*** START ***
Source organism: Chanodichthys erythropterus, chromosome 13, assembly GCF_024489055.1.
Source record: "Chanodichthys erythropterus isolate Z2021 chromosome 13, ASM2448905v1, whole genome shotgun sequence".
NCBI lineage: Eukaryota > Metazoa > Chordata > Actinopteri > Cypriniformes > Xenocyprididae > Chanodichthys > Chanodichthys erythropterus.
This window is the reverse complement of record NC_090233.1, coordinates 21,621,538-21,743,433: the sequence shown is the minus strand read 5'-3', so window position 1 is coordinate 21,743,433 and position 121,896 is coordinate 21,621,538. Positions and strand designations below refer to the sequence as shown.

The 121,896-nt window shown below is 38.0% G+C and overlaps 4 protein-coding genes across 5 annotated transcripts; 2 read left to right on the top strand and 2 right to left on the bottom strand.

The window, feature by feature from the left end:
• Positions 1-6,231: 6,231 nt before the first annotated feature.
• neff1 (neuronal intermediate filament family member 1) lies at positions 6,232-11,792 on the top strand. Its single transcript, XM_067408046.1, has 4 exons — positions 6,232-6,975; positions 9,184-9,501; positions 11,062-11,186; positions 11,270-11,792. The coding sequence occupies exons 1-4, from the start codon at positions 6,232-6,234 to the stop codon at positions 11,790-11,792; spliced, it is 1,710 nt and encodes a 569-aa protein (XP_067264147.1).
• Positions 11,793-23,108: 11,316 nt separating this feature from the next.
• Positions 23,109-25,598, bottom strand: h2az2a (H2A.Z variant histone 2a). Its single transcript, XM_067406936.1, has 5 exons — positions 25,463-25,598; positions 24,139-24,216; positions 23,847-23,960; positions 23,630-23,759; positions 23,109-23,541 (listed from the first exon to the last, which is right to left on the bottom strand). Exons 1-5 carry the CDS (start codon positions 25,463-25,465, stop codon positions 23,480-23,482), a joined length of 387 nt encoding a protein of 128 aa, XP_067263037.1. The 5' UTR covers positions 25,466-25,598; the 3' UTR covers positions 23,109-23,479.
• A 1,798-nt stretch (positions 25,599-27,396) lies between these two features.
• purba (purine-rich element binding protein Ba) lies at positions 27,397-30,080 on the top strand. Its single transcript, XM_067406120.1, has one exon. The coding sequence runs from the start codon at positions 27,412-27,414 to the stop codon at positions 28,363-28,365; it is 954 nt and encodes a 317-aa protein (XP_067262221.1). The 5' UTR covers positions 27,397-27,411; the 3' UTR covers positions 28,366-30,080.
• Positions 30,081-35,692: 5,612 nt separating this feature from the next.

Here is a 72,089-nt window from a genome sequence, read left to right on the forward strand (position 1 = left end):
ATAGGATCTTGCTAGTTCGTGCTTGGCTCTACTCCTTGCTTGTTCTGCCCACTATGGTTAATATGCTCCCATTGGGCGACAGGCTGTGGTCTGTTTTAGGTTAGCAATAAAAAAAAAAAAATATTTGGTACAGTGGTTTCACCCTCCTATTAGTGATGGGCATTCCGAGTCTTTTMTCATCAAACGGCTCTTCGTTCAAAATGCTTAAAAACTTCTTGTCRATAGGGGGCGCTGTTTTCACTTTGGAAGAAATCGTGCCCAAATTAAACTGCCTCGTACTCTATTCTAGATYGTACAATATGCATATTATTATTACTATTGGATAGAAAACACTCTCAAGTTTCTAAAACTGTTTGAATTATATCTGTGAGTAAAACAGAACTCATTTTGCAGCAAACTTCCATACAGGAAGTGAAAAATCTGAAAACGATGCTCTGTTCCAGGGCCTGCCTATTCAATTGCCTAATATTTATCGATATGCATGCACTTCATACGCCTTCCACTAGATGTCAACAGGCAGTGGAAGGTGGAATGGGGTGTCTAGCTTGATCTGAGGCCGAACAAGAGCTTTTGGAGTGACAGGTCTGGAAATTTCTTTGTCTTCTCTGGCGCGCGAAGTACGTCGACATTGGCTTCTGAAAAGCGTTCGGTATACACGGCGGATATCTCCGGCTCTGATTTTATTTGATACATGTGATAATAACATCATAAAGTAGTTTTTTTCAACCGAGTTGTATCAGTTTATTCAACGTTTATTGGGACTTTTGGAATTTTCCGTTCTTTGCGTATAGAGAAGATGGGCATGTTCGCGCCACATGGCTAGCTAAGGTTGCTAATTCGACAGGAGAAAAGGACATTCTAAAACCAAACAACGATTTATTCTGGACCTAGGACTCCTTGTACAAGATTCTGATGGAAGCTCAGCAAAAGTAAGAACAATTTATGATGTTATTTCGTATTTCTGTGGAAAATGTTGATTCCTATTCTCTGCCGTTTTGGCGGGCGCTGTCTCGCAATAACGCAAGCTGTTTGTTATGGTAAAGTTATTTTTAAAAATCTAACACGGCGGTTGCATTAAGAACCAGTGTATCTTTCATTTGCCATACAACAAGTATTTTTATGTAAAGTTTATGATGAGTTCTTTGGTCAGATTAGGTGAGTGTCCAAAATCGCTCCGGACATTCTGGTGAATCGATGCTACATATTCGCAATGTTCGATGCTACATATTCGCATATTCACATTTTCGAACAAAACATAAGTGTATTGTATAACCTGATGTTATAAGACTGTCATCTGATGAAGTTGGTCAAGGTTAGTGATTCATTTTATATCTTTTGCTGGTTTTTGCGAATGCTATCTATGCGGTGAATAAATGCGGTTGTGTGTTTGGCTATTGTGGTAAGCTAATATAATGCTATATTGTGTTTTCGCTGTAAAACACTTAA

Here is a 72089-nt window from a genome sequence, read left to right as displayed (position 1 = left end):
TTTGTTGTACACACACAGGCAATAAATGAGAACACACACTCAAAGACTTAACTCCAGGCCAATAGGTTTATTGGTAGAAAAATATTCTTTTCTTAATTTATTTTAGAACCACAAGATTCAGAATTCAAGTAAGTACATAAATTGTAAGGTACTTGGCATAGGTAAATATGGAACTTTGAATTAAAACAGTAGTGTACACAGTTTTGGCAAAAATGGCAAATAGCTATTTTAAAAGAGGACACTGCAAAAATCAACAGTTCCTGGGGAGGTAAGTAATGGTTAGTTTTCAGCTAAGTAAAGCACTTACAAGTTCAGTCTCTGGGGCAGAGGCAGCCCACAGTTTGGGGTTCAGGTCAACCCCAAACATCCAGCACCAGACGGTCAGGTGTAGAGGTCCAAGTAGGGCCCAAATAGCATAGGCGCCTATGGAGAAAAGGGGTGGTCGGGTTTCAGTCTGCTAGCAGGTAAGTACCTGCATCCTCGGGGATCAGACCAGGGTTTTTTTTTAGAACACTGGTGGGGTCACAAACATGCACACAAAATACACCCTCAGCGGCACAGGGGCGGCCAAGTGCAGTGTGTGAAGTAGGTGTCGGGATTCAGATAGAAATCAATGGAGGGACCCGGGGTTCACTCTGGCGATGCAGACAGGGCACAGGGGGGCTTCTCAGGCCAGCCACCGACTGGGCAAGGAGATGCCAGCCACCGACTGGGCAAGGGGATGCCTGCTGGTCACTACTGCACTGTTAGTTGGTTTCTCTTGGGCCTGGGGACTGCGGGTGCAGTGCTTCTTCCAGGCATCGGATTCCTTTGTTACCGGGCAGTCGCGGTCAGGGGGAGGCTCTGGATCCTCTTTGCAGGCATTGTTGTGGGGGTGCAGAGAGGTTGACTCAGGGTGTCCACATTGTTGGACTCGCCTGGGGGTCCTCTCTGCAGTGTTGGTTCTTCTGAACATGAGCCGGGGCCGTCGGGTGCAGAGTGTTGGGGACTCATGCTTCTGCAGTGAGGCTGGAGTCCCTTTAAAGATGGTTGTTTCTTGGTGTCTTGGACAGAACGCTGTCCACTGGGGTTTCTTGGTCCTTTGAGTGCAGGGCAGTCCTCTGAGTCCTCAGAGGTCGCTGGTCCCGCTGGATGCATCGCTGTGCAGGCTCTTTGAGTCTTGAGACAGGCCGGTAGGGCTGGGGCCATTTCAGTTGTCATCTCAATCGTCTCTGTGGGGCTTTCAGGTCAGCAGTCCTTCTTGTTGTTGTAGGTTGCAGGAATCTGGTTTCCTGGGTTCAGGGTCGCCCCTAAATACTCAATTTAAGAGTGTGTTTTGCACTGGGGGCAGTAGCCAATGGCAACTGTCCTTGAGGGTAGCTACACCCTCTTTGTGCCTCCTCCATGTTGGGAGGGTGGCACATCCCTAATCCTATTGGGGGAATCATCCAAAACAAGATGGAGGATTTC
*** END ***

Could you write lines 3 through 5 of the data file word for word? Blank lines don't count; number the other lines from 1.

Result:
NCBI lineage: Eukaryota > Metazoa > Chordata > Actinopteri > Cypriniformes > Xenocyprididae > Chanodichthys > Chanodichthys erythropterus.
This window is the reverse complement of record NC_090233.1, coordinates 21,621,538-21,743,433: the sequence shown is the minus strand read 5'-3', so window position 1 is coordinate 21,743,433 and position 121,896 is coordinate 21,621,538. Positions and strand designations below refer to the sequence as shown.

The 121,896-nt window shown below is 38.0% G+C and overlaps 4 protein-coding genes across 5 annotated transcripts; 2 read left to right on the top strand and 2 right to left on the bottom strand.